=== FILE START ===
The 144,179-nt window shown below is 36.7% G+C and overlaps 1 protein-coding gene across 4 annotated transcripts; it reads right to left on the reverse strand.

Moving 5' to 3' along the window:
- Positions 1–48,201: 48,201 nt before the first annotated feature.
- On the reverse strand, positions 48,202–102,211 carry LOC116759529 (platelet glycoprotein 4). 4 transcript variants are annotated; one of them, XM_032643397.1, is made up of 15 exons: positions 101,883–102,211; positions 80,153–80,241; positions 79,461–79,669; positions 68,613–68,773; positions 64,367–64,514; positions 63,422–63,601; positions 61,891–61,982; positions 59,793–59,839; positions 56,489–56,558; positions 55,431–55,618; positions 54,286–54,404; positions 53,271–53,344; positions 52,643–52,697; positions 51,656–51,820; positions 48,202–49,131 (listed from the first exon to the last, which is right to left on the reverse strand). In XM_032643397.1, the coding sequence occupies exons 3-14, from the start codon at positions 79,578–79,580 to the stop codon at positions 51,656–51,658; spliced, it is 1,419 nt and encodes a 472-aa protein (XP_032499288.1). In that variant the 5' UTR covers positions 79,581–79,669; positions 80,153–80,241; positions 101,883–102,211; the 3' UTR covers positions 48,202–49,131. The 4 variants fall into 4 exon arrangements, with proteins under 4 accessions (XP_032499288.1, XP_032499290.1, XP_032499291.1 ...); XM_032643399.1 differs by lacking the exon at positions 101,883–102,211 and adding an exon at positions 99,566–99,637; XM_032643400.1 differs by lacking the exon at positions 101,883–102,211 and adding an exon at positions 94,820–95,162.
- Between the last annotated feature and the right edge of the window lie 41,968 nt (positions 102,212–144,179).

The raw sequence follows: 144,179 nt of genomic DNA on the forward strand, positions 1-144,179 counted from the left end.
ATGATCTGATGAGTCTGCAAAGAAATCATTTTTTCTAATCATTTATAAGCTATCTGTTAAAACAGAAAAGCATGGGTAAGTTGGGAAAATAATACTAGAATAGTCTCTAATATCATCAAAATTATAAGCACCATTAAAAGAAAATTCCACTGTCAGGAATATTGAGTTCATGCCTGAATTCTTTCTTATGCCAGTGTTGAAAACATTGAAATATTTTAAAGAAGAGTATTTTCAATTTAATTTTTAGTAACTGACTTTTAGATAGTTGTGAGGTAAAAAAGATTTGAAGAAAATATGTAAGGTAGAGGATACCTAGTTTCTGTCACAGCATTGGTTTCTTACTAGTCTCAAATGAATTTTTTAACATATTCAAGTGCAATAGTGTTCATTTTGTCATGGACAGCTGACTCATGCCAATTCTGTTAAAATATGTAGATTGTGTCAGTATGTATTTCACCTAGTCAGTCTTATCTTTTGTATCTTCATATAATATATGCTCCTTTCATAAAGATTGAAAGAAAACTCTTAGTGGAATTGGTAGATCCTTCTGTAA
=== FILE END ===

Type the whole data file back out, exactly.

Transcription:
The 144,179-nt window shown below is 36.7% G+C and overlaps 1 protein-coding gene across 4 annotated transcripts; it reads right to left on the reverse strand.

Moving 5' to 3' along the window:
- Positions 1–48,201: 48,201 nt before the first annotated feature.
- On the reverse strand, positions 48,202–102,211 carry LOC116759529 (platelet glycoprotein 4). 4 transcript variants are annotated; one of them, XM_032643397.1, is made up of 15 exons: positions 101,883–102,211; positions 80,153–80,241; positions 79,461–79,669; positions 68,613–68,773; positions 64,367–64,514; positions 63,422–63,601; positions 61,891–61,982; positions 59,793–59,839; positions 56,489–56,558; positions 55,431–55,618; positions 54,286–54,404; positions 53,271–53,344; positions 52,643–52,697; positions 51,656–51,820; positions 48,202–49,131 (listed from the first exon to the last, which is right to left on the reverse strand). In XM_032643397.1, the coding sequence occupies exons 3-14, from the start codon at positions 79,578–79,580 to the stop codon at positions 51,656–51,658; spliced, it is 1,419 nt and encodes a 472-aa protein (XP_032499288.1). In that variant the 5' UTR covers positions 79,581–79,669; positions 80,153–80,241; positions 101,883–102,211; the 3' UTR covers positions 48,202–49,131. The 4 variants fall into 4 exon arrangements, with proteins under 4 accessions (XP_032499288.1, XP_032499290.1, XP_032499291.1 ...); XM_032643399.1 differs by lacking the exon at positions 101,883–102,211 and adding an exon at positions 99,566–99,637; XM_032643400.1 differs by lacking the exon at positions 101,883–102,211 and adding an exon at positions 94,820–95,162.
- Between the last annotated feature and the right edge of the window lie 41,968 nt (positions 102,212–144,179).

The raw sequence follows: 144,179 nt of genomic DNA on the forward strand, positions 1-144,179 counted from the left end.
ATGATCTGATGAGTCTGCAAAGAAATCATTTTTTCTAATCATTTATAAGCTATCTGTTAAAACAGAAAAGCATGGGTAAGTTGGGAAAATAATACTAGAATAGTCTCTAATATCATCAAAATTATAAGCACCATTAAAAGAAAATTCCACTGTCAGGAATATTGAGTTCATGCCTGAATTCTTTCTTATGCCAGTGTTGAAAACATTGAAATATTTTAAAGAAGAGTATTTTCAATTTAATTTTTAGTAACTGACTTTTAGATAGTTGTGAGGTAAAAAAGATTTGAAGAAAATATGTAAGGTAGAGGATACCTAGTTTCTGTCACAGCATTGGTTTCTTACTAGTCTCAAATGAATTTTTTAACATATTCAAGTGCAATAGTGTTCATTTTGTCATGGACAGCTGACTCATGCCAATTCTGTTAAAATATGTAGATTGTGTCAGTATGTATTTCACCTAGTCAGTCTTATCTTTTGTATCTTCATATAATATATGCTCCTTTCATAAAGATTGAAAGAAAACTCTTAGTGGAATTGGTAGATCCTTCTGTAA